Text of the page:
Children who suffer from adolescent anxiety can have a hard time with school; those feelings can creep in and affect their performance in class, their ability to socialize, and their testing skills. It can also lead to their involvement in negative coping mechanisms. It’s important to help your child find easy ways to cope with anxiety when they’re away from home, such as doing deep breathing exercises to help get focused. Boosting your child’s self-confidence will go a long way toward helping her find the strength to get through those anxious feelings when you’re not around to help.
Here are some of the best ways to help your child cope with anxiety in school.
Being unorganized can really affect a child, especially at school. By the middle of the school year, her backpack is probably stuffed full of papers, half-filled notebooks, broken pencils, and homework that doesn’t have a chance at not becoming creased and messy. Help your child get organized and stay that way by cleaning out her backpack every couple of weeks. It might be a good idea to buy a few extra folders and pencils at the beginning of the school year and put them aside so you can change them out later. If she doesn’t already have a planner, buy one that she can write her assignments in, and make sure you check it every night to help her stay on task.
Mornings are always a hectic time for kids, so it may be helpful to start an evening routine in which you and your child pick her outfit for the next day (complete with socks and shoes) and lay out her backpack, coat, hat, and anything else she’ll need. Buy quick, easy breakfast items such as microwavable sausage biscuits or toaster pastries so she can grab one and go.
Learn coping techniques
When anxiety strikes, it can feel like there’s no way out of it. Help your child learn coping techniques that she can apply at school, such as deep breathing exercises (which can be learned through meditation and yoga and can help focus and concentration) and how to narrow her thoughts to a comforting place. This can help her get through those scary moments, especially if the anxiety tends to come all at once rather than building up.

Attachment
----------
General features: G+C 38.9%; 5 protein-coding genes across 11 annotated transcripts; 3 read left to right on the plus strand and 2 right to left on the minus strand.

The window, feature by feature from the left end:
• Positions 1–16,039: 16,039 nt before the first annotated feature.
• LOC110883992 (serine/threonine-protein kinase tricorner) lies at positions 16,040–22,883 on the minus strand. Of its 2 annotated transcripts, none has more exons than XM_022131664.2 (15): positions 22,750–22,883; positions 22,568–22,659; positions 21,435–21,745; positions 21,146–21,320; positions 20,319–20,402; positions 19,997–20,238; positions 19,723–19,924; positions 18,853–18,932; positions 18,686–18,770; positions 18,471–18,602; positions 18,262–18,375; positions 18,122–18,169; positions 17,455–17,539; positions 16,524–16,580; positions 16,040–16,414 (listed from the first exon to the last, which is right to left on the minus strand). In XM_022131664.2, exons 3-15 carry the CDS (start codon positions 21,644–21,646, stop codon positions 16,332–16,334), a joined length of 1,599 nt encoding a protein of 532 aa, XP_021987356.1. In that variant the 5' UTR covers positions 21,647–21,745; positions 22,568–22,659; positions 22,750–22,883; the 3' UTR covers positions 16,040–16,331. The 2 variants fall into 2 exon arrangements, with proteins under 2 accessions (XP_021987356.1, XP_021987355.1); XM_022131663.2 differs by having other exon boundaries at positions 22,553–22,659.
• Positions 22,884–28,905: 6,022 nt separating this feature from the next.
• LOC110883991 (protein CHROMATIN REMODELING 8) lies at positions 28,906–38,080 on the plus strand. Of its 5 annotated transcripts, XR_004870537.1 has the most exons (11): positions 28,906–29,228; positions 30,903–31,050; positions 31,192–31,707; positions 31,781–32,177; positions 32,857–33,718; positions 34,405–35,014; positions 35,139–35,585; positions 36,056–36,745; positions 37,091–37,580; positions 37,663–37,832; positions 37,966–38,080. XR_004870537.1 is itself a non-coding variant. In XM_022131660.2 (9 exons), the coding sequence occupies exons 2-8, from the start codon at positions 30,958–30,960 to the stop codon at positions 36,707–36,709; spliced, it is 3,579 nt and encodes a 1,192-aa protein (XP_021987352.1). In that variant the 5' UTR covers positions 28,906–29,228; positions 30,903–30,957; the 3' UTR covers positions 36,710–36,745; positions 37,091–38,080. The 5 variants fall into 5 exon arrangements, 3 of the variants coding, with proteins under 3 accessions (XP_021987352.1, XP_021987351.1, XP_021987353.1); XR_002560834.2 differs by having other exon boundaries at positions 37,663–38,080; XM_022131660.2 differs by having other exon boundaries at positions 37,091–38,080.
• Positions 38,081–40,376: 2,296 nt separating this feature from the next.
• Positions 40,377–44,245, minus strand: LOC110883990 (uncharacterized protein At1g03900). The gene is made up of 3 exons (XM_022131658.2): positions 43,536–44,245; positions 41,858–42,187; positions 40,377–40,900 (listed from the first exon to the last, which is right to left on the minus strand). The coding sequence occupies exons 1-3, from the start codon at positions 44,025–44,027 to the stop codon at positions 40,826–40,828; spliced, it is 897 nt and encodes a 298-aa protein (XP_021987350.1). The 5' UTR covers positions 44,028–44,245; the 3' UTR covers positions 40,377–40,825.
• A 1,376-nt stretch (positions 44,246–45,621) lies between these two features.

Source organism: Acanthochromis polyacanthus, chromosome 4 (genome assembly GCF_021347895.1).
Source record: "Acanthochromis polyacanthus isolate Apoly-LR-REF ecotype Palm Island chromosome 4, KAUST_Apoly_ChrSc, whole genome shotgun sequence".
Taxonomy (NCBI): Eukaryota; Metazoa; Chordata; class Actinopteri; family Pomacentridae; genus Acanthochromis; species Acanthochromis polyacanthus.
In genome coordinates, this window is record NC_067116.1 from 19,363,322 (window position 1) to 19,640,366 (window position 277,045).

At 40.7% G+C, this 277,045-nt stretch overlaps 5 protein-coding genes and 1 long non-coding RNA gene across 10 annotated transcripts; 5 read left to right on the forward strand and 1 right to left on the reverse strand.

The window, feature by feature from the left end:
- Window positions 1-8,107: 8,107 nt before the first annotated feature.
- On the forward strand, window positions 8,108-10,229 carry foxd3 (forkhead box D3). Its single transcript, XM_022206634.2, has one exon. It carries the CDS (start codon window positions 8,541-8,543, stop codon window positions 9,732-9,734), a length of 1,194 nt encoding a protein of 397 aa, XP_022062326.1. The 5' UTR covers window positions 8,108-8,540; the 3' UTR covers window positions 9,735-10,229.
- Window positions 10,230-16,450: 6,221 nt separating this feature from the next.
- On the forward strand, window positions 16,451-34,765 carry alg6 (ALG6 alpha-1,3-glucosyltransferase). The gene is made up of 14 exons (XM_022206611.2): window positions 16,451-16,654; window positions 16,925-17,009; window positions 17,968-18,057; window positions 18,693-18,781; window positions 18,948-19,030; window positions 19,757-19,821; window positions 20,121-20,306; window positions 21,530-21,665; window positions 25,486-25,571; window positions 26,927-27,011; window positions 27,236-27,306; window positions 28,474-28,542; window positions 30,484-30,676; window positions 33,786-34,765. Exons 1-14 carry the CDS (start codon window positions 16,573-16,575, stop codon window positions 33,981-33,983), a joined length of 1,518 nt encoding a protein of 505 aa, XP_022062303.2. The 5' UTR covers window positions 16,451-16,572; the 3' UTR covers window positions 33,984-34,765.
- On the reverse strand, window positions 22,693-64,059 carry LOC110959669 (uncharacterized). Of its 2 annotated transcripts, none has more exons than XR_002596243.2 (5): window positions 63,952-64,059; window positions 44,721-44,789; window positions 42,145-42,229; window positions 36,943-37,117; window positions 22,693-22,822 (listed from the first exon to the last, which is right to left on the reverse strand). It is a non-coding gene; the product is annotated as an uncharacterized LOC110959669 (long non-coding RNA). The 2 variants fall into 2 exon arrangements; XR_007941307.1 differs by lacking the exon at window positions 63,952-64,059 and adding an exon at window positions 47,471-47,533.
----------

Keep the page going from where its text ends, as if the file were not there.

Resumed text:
Do some research
Anxiety and stress are caused by many different factors and have many various symptoms, including some which are physical: sweating, dizziness, feeling shaky or nauseous. It’s a good idea to do some research and find out exactly what your child is suffering from; it may be necessary to seek counseling or therapy.
Help your child practice self-care
Self-care can go a long way toward helping your child feel good, both inside and out, so it’s important to find the best ways for her to relax and stay healthy. Eating a well-balanced diet, getting daily exercise, and sleeping at least eight hours every night can really help give your child a good start.
It’s also a good idea for your child to find ways to wind down each day after school with a quiet activity or a nap. Play some classical music and let her relax a bit before homework, chores, and dinner.
It’s not easy to see your child go through the troubles that come with anxiety, but there are things that can be done to ease the suffering. Take some time to help them feel better.